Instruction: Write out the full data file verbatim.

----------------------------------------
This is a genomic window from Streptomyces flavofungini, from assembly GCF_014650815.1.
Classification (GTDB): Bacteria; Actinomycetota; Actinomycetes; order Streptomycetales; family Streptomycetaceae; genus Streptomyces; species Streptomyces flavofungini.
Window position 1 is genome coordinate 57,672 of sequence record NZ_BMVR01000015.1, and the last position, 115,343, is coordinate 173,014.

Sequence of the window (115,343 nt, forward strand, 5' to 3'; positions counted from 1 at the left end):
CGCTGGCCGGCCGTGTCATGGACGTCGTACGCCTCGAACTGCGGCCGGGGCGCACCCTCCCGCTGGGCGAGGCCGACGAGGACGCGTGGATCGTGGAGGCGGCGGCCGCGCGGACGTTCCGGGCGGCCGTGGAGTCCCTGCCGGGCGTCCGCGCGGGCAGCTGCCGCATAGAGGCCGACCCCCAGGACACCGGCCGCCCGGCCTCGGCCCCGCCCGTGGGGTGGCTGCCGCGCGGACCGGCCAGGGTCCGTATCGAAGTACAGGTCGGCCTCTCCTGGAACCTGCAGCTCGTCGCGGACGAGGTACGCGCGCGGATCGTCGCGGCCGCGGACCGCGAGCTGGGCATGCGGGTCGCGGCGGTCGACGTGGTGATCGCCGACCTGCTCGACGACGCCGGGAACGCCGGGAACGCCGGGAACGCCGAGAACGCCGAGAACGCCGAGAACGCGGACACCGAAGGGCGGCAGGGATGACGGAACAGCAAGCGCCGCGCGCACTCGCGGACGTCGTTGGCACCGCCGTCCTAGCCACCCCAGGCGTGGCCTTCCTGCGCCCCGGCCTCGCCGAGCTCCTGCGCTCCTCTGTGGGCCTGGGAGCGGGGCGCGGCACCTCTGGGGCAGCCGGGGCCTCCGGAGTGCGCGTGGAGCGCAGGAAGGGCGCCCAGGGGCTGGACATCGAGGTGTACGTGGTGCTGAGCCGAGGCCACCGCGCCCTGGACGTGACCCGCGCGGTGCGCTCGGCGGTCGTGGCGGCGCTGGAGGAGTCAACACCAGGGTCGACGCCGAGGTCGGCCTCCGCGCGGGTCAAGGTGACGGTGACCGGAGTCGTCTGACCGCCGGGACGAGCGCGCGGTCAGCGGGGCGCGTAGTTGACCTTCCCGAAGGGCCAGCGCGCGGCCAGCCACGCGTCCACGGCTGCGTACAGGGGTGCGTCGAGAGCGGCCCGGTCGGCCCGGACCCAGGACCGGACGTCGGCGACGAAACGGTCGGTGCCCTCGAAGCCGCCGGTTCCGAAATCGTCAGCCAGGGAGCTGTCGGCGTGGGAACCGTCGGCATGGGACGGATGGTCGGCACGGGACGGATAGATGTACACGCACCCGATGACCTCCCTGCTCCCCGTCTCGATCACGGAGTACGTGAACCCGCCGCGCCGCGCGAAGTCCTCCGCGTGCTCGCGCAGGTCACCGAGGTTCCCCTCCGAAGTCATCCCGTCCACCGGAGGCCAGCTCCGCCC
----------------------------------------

This is a genomic window from Streptomyces flavofungini, from assembly GCF_014650815.1.
Classification (GTDB): Bacteria; Actinomycetota; Actinomycetes; order Streptomycetales; family Streptomycetaceae; genus Streptomyces; species Streptomyces flavofungini.
Window position 1 is genome coordinate 57,672 of sequence record NZ_BMVR01000015.1, and the last position, 115,343, is coordinate 173,014.

Sequence of the window (115,343 nt, forward strand, 5' to 3'; positions counted from 1 at the left end):
CGCTGGCCGGCCGTGTCATGGACGTCGTACGCCTCGAACTGCGGCCGGGGCGCACCCTCCCGCTGGGCGAGGCCGACGAGGACGCGTGGATCGTGGAGGCGGCGGCCGCGCGGACGTTCCGGGCGGCCGTGGAGTCCCTGCCGGGCGTCCGCGCGGGCAGCTGCCGCATAGAGGCCGACCCCCAGGACACCGGCCGCCCGGCCTCGGCCCCGCCCGTGGGGTGGCTGCCGCGCGGACCGGCCAGGGTCCGTATCGAAGTACAGGTCGGCCTCTCCTGGAACCTGCAGCTCGTCGCGGACGAGGTACGCGCGCGGATCGTCGCGGCCGCGGACCGCGAGCTGGGCATGCGGGTCGCGGCGGTCGACGTGGTGATCGCCGACCTGCTCGACGACGCCGGGAACGCCGGGAACGCCGGGAACGCCGAGAACGCCGAGAACGCCGAGAACGCGGACACCGAAGGGCGGCAGGGATGACGGAACAGCAAGCGCCGCGCGCACTCGCGGACGTCGTTGGCACCGCCGTCCTAGCCACCCCAGGCGTGGCCTTCCTGCGCCCCGGCCTCGCCGAGCTCCTGCGCTCCTCTGTGGGCCTGGGAGCGGGGCGCGGCACCTCTGGGGCAGCCGGGGCCTCCGGAGTGCGCGTGGAGCGCAGGAAGGGCGCCCAGGGGCTGGACATCGAGGTGTACGTGGTGCTGAGCCGAGGCCACCGCGCCCTGGACGTGACCCGCGCGGTGCGCTCGGCGGTCGTGGCGGCGCTGGAGGAGTCAACACCAGGGTCGACGCCGAGGTCGGCCTCCGCGCGGGTCAAGGTGACGGTGACCGGAGTCGTCTGACCGCCGGGACGAGCGCGCGGTCAGCGGGGCGCGTAGTTGACCTTCCCGAAGGGCCAGCGCGCGGCCAGCCACGCGTCCACGGCTGCGTACAGGGGTGCGTCGAGAGCGGCCCGGTCGGCCCGGACCCAGGACCGGACGTCGGCGACGAAACGGTCGGTGCCCTCGAAGCCGCCGGTTCCGAAATCGTCAGCCAGGGAGCTGTCGGCGTGGGAACCGTCGGCATGGGACGGATGGTCGGCACGGGACGGATAGATGTACACGCACCCGATGACCTCCCTGCTCCCCGTCTCGATCACGGAGTACGTGAACCCGCCGCGCCGCGCGAAGTCCTCCGCGTGCTCGCGCAGGTCACCGAGGTTCCCCTCCGAAGTCATCCCGTCCACCGGAGGCCAGCTCCGCCC